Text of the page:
If the third quarter told us anything, it was that IT M&A activity is alive and well, particularly in the big data space. When a company can store or analyze large amounts of data with any degree of innovation, a larger vendor is likely to eye them up for an acquisition — even if it means paying premium. 3PAR, Netezza, Greenplum, Storwize, Ocarina Networks and ParaScale all found new homes during the past few months.
Speaking of big data, we saw even more evidence that startups selling the tools of tomorrow (i.e., Hadoop and NoSQL) are in a good position to capitalize if they follow the right strategy. Cloudera continued to bolster its partner portfolio to ensure it will be the platform layer for Hadoop as it increasingly sees adoption among enterprises. Provided Cloudera maintains a reputation of stability, it’s about the only vendor selling distributed data crunching until Microsoft rolls out its Dryad project commercially. For database startups pushing NoSQL, organizations appear willing to give them a chance, but they will need to address reputational issues stemming from a few high- profile failures.
In the realm of public clouds, the quarter was marked by perpetual motion. Very few CIOs still question the value proposition for cloud computing, so providers are pushing to differentiate themselves wherever possible. Amazon Web Services, Rackspace, Joyent and RightScale rolled out a variety of new features to make their respective offerings as palatable as possible to as many groups as possible. As the market shapes up, we see that it will be a marathon; providers that sat in the background early might end up driving momentum in the future.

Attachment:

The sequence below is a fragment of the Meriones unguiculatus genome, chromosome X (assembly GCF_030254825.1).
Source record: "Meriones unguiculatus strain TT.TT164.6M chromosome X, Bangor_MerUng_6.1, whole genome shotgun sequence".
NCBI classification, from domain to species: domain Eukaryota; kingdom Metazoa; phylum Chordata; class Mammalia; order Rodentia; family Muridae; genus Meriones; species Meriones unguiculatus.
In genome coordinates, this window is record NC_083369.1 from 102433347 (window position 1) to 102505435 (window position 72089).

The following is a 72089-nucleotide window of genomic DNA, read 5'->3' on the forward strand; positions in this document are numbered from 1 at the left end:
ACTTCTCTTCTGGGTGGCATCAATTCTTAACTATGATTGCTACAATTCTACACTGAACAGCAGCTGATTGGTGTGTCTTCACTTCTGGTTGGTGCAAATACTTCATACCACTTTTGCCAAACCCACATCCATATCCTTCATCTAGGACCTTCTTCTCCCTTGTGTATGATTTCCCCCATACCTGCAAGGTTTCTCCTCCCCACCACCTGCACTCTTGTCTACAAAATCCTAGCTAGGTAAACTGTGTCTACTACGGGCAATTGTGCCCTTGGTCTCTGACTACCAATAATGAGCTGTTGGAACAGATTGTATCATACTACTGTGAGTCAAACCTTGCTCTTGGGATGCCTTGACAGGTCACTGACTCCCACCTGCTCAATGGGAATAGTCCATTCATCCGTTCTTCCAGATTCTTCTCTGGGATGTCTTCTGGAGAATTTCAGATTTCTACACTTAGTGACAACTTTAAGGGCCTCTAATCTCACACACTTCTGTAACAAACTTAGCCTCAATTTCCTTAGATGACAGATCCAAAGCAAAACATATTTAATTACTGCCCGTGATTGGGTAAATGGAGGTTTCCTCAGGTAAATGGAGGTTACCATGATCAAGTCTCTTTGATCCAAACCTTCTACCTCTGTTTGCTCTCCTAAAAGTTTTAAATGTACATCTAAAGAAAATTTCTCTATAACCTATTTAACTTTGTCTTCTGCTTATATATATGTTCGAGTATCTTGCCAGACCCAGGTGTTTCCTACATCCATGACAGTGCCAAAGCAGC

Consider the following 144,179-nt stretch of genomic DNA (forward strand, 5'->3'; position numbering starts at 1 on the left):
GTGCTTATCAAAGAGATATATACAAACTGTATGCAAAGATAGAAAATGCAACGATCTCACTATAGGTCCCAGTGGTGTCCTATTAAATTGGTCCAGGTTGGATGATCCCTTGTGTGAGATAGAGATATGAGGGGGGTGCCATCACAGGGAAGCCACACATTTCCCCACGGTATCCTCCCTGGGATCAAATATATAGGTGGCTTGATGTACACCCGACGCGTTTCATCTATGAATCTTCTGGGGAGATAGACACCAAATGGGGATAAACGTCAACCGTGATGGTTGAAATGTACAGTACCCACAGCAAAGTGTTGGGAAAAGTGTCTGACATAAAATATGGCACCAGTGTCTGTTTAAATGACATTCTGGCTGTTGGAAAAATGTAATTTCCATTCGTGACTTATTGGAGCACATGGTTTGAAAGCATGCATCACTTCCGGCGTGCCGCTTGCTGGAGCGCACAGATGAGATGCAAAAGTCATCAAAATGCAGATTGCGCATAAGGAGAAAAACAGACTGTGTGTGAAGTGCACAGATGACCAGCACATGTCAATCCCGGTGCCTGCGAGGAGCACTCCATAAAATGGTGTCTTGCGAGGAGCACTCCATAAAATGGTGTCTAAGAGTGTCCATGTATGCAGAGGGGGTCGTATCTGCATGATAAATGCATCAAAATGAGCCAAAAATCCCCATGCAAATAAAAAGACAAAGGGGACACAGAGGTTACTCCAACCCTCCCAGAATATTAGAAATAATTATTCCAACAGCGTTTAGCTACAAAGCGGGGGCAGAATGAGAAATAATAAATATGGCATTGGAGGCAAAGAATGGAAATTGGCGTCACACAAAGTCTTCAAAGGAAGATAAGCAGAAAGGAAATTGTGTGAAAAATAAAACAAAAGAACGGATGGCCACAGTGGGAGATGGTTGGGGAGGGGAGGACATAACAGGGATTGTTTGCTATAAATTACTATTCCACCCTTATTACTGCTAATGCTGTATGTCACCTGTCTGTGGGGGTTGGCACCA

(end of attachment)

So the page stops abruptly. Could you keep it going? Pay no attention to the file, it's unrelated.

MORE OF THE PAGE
The internal cloud market was defined by attempts to peddle turnkey solutions addressing users’ needs around multitenancy, provisioning and self-service. VMware did it with vCenter Director, OpenStack did it with its collection of technologies and a handful of startups did it with their own products. There were some disruptive options, none more so than OpenStack. But competing with VMware, who is increasingly driving the cloud discussion, will be a tall order for just about anyone.
We also learned the price the web companies must pay to deal with their success — millions in capital expenditures to meet current and future demand. With Amazon, Google, Facebook and Twitter all significantly upping their infrastructure investments, it will be interesting to see what services they roll out next.